ORDEAL BY INNOCENCE is a good example of Christie's tendency to tweak and twist earlier plot devices and then combine them with different themes to create something new, and here she renders the sort of situation seen in CROOKED HOUSE with an unexpected most-likely/least-likely solution and combines it with her oft-repeated theme of an old, previously solved crime that reopens to affect present lives.
The Argles are an unusual family, composed of wealthy parents and five adopted children--all of whom were drawn from underprivledged backgrounds that continued to affect them well into adulthood. One of these children, Jocko, grew up into a singularly undesirable man; constantly involved in legal scrapes, he is the obvious suspect when his adoptive mother is found with her head bashed in by a poker, and he soon convicted. But two years after his death, a man who could have given Jocko an iron-clad alibi suddenly resurfaces, and the family is suddenly thrown into disarray as the case is reopened.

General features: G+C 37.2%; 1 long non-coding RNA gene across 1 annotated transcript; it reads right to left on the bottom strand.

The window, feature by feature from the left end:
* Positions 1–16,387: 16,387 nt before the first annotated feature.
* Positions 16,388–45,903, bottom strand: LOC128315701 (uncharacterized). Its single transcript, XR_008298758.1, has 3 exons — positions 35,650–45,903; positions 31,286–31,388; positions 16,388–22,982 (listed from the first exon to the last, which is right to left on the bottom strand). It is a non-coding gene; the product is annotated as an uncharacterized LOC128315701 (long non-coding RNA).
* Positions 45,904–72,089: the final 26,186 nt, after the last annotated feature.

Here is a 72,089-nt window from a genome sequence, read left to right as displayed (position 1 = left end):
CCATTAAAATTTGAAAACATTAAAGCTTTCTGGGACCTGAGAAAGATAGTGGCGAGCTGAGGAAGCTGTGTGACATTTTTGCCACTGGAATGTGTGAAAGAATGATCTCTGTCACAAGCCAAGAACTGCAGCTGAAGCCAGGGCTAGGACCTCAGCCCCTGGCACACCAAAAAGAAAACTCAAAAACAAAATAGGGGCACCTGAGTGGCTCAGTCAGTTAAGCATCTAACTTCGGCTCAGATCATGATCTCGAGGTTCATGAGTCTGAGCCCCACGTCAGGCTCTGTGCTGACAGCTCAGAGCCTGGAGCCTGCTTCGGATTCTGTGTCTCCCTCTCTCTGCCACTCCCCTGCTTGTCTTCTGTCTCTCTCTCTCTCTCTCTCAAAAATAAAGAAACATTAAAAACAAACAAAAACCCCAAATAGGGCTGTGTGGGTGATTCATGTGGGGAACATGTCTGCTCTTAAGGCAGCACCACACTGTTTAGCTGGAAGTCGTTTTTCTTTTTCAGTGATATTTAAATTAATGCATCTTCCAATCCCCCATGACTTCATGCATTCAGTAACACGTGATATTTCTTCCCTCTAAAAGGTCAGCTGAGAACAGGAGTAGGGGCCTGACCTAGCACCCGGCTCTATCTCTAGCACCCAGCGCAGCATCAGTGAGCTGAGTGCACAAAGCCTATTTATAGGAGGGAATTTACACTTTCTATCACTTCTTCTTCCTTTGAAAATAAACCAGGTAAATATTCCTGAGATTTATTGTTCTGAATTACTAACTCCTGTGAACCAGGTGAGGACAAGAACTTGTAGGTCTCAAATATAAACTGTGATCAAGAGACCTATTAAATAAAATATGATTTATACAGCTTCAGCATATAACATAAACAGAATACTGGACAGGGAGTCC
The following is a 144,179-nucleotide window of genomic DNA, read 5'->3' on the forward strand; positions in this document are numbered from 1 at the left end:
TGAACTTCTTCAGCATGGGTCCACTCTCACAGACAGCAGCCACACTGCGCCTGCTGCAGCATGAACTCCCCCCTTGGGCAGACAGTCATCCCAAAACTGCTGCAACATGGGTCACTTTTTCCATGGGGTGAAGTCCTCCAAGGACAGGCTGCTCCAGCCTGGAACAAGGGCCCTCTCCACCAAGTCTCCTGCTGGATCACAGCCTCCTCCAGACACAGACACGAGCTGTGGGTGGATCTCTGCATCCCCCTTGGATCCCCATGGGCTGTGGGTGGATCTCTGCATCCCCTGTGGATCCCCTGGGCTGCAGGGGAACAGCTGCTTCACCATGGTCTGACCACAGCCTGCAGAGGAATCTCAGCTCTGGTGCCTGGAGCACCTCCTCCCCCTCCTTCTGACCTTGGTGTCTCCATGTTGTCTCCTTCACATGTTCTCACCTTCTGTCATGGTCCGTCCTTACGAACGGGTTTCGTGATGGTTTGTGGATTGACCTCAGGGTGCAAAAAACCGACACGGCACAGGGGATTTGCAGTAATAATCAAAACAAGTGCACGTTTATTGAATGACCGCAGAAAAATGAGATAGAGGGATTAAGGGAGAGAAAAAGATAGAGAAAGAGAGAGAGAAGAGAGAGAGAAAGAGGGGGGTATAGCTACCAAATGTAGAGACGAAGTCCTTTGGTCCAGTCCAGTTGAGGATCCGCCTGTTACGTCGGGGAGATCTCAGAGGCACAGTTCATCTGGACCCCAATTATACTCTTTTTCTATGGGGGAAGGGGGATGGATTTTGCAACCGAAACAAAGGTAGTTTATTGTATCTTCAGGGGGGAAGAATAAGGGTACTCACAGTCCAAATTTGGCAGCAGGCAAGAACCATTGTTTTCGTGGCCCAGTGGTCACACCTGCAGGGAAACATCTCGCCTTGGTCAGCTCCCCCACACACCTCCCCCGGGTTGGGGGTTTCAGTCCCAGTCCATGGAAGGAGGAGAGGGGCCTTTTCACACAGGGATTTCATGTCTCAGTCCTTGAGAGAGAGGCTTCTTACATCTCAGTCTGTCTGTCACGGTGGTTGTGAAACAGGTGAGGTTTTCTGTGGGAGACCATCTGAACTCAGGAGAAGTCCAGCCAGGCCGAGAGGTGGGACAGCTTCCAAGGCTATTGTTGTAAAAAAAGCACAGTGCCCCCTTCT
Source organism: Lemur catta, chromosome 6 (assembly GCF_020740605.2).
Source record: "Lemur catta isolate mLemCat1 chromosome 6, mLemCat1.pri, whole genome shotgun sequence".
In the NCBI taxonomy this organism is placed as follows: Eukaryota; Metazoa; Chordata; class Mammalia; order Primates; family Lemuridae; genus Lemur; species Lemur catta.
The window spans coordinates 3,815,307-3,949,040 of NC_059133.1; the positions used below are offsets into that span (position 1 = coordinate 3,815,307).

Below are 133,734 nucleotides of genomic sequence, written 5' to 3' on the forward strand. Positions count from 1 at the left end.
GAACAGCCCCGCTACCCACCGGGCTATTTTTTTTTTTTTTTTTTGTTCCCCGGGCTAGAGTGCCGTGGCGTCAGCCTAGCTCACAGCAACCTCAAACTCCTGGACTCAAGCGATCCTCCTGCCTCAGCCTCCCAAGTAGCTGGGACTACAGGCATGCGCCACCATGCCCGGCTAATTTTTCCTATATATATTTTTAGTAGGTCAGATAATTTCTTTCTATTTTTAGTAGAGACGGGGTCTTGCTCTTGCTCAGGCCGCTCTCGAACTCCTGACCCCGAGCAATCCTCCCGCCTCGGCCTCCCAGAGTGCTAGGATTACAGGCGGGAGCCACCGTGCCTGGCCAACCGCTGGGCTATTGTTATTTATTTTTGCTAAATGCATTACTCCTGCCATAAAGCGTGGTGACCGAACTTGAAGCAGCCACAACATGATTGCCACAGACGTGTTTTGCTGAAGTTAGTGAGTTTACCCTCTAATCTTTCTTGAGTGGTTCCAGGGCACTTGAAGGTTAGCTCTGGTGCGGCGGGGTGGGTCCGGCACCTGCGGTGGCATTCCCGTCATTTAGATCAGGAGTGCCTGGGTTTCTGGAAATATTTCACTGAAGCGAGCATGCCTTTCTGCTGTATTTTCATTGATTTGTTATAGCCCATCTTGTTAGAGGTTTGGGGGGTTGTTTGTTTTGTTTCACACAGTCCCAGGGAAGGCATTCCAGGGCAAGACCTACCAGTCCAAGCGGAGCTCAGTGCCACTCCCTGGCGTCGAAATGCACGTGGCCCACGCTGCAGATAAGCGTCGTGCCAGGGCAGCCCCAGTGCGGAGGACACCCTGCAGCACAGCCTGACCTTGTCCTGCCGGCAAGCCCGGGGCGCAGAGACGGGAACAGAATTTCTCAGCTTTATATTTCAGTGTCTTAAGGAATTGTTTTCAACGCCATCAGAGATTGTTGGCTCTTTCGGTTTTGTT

Christie is, as always, extremely expert in her writing, but ORDEAL BY INNOCENCE proves an extremely mechanical effort without more than one or two memorable characters--still, it offers a typically surprising and memorable Christie solution, and that is saying a great deal indeed. While it does not rank among her finer efforts, both fans and newcomers should enjoy it quite a bit.